RV Trailers desgined for extended boondocking

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lightsword

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I have a tow vehicle Rated for 6000 lbs towed weight / 500 lbs tongue weight and am currently looking for a RV trailer designed to be used for roughly a week between resupply with 4 people.

I'm looking for something with the following:
  • Generator(ideally built in) that can run AC and other electronics for at least 6 hours a day for 7 days.(generator and fuel can't be transported inside the tow vehicle)
  • Large water tank capacity.
  • Able to comfortably sleep at least 4 people.

Are there any decent trailers available that would work for this? I've been having trouble finding anything within the weight limit of my tow vehicle with a generator and large water tank.
 

Optimistic Paranoid

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Very few trailers are DESIGNED for boondocking beyond an occasional overnight while enroute between campgrounds.  People who boondock for a week at a time usually end up having to highly modify their trailer themselves.  Frequently, this includes a much larger battery bank with solar panels on the roof, and/or a generator carried in the bed of their tow vehicle, and a large water tank in the bed of their tow vehicle, along with a 12 volt water pump and hoses to refill the trailer's tank.

Best you can do is look  for a trailer with large tanks, especially gray and black water, and plan on doing your own mods.
 

Koodog

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Not that i've seen in the weight rating.
Your looking at a very small single axle rig to keep weight under 6000 lbs loaded.
 

lightsword

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Optimistic Paranoid said:
Frequently, this includes a much larger battery bank with solar panels on the roof, and/or a generator carried in the bed of their tow vehicle, and a large water tank in the bed of their tow vehicle, along with a 12 volt water pump and hoses to refill the trailer's tank.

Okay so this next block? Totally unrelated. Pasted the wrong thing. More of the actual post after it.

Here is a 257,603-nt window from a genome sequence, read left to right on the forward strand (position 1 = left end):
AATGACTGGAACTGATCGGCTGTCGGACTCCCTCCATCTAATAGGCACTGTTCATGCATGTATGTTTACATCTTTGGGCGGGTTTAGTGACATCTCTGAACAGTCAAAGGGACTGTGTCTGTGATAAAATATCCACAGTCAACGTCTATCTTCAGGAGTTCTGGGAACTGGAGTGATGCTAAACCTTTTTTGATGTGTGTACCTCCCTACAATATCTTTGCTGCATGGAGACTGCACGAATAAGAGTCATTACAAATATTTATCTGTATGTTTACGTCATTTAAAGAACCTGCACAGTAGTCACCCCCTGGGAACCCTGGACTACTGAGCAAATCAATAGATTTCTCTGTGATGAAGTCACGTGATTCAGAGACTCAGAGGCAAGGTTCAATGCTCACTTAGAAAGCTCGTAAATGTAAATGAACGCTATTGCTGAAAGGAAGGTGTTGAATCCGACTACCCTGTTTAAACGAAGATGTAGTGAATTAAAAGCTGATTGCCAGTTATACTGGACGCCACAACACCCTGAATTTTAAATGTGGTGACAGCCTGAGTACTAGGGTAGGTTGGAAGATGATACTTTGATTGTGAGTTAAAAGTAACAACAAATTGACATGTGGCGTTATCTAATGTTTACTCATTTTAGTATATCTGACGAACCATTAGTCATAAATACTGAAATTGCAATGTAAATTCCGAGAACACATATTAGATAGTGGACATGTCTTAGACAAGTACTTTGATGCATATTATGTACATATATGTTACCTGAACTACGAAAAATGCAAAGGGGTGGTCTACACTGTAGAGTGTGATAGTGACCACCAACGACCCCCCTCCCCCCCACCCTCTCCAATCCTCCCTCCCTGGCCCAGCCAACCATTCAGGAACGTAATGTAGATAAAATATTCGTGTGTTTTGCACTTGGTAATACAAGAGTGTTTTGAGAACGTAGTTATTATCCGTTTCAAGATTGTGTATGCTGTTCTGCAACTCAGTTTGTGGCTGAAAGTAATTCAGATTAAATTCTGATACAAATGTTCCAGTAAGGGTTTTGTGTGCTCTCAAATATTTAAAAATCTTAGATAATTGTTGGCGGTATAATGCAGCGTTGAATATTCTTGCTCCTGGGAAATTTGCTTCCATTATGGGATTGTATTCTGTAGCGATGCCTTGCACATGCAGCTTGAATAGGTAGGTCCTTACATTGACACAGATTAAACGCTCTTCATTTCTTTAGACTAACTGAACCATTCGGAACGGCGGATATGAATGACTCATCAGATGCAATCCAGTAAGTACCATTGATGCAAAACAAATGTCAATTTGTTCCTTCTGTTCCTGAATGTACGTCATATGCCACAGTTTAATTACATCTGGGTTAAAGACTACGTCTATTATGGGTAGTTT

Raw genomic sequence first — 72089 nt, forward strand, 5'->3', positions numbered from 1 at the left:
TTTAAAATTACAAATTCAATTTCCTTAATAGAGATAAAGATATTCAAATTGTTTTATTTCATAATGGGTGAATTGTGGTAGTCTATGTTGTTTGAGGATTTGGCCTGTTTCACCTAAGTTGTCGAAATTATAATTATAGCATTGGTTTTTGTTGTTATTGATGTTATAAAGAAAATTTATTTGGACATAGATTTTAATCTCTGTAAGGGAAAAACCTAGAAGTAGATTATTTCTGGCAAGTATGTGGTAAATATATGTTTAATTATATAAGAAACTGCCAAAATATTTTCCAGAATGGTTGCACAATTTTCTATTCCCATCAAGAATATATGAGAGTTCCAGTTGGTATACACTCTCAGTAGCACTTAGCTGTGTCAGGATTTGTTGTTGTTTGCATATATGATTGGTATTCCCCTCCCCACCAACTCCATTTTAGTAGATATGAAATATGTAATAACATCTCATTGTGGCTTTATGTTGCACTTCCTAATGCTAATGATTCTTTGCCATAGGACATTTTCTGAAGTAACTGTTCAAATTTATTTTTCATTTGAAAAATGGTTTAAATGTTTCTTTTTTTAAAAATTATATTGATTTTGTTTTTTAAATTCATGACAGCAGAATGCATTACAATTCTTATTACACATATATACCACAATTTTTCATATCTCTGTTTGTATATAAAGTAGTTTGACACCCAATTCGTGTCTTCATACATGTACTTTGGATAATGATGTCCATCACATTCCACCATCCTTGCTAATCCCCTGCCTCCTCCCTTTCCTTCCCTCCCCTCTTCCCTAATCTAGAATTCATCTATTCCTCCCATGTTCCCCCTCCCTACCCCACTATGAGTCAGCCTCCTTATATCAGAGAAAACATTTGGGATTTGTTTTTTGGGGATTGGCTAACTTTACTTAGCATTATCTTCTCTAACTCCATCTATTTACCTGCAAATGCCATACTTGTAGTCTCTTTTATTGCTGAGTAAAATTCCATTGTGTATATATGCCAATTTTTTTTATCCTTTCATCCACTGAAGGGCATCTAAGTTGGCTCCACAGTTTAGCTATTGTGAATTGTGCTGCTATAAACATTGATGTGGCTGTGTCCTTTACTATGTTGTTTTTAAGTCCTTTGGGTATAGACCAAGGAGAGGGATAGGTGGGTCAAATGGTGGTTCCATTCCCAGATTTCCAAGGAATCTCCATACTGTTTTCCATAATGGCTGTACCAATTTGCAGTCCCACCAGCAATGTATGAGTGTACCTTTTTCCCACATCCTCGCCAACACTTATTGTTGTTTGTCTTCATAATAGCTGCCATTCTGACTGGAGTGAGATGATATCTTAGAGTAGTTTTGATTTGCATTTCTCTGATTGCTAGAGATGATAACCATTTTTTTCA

The main problem I'm having is that I can't easily store anything like that in my tow vehicle(it's a SUV not a truck) so I would need a trailer with enough storage space itself.

Koodog said:
Not that i've seen in the weight rating.
Your looking at a very small single axle rig to keep weight under 6000 lbs loaded.
I've found plenty of dual axle trailers which are large enough and well within my weight limits, the main issue seems to be tank size and the generator.
 

Gary RV_Wizard

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Reality check!  A 6000 lb trailer is going to be small, small for 4 people, and limited in storage, tank capacity, batteries, etc. And nothing in that range could be termed "designed for boondocking". Barely designed for the odd weekend trip.

Further, a 6000 lb trailer will have a minimum tongue weight of 600 lbs (700 would be better).  If your tongue weight limit is 500 lbs, you need to consider 5000 lbs as the absolute max loaded trailer weight.  Your SUV probably can't handle its max  rated tongue weight either, since passengers and gear in the SUV will reduce the portion of the cargo capacity available to carry the trailer tongue.

In short, what you want doesn't exist.  You need a heftier tow vehicle or more realistic expectations.
 

lightsword

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Gary RV_Wizard said:
Reality check!  A 6000 lb trailer is going to be small, small for 4 people, and limited in storage, tank capacity, batteries, etc. And nothing in that range could be termed "designed for boondocking". Barely designed for the odd weekend trip.